Think before you speak

Natalie Solent presents the following passage by Richard Overy, from the chapter headed Why the Allies Won in his book of the same name:
“The will to win, to continue through periods of intense crisis, stalemate or defeat, to keep the prospect of victory in sight and to mobilise the psychological and moral energies of a people under threat, proved to be inseparable from the ability to fight better. There is no doubt that at times in the war moral confidence was badly dented; in each Allied state enthusiasm for war had to be actively maintained.”
Solent adds this thought:
“John Ashcroft was right. One should think before one speaks. Note to my fellow libertarians: this is not a call for censorship. We of all people ought to be able to tell the difference between moral suasion and compulsion. Nor do I want crimes by our side such as at Abu Ghraib to be supressed – reporting of crimes by each side in proportion to the frequency with which they occur would be just fine, thank you. Note to left-wingers: before you assume that any appeal to watch what you say is absurd, remember you have already accepted that similar appeals have moral force in the case of racism, sexism and homophobia.”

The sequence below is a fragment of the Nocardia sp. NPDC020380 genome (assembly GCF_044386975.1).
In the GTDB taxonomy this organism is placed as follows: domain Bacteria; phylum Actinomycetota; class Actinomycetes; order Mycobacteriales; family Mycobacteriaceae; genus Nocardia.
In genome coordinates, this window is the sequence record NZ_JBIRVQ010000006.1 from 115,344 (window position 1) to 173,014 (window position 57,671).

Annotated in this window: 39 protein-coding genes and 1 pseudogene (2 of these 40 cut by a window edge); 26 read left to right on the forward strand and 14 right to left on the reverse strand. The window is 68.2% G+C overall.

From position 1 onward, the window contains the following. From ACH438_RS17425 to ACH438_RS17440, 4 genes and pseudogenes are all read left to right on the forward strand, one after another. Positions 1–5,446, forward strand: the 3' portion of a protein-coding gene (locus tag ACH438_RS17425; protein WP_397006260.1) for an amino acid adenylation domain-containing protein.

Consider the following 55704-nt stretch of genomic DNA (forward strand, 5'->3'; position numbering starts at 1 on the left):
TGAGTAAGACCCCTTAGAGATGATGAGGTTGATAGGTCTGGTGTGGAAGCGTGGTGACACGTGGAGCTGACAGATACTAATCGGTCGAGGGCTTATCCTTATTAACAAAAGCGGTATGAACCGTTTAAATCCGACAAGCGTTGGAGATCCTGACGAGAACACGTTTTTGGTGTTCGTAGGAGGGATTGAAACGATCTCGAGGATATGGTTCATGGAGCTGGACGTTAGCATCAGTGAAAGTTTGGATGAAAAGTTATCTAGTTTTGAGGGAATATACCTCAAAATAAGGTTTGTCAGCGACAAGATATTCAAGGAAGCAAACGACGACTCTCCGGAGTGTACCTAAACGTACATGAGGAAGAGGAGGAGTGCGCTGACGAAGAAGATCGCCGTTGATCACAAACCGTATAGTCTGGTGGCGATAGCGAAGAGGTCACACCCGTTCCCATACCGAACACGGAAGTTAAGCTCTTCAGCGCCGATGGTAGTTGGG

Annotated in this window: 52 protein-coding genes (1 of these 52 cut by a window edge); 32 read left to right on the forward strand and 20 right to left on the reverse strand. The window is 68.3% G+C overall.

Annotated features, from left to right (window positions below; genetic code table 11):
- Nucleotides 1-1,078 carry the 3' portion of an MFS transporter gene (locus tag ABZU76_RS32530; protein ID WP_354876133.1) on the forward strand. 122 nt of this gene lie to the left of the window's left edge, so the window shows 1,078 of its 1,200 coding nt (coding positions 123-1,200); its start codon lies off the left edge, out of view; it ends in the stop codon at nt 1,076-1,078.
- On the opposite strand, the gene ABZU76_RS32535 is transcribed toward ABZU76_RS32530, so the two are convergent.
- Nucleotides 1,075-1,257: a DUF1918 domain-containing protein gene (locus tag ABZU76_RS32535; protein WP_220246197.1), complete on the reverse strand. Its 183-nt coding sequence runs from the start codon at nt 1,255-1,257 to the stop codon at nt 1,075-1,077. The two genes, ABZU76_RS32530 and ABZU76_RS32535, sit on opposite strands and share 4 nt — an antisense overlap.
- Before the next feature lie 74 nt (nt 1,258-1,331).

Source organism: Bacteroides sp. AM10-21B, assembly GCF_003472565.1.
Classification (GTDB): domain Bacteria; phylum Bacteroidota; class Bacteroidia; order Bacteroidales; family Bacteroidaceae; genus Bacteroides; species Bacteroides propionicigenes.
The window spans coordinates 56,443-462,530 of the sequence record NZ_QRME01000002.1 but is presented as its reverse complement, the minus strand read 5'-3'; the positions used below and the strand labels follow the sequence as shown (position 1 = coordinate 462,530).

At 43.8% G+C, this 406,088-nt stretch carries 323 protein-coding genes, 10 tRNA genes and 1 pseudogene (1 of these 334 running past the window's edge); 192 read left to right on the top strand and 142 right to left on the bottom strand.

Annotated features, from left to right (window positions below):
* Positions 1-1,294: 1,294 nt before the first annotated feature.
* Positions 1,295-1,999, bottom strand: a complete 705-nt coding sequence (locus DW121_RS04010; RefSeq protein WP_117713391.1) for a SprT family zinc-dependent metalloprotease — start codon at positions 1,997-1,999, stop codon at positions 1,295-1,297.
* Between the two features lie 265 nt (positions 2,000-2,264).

The notion that one should consider the consequences of one’s speech before speaking shouldn’t be controversial. If, in doing so, one concludes that a particular war is sufficiently misguided that it must be opposed even if opposition may be an impediment to victory (or if one is indifferent towards the war’s outcome or wants the other side to win) then one should oppose the war. What puzzles me, though, is the speech of Democrats who voted in favor of going to war. Since they presumably don’t think the war is misguided, or that the outcome is a matter of indifference, shouldn’t they be less ready to engage in sniping that likely tends to offer hope to the enemy?


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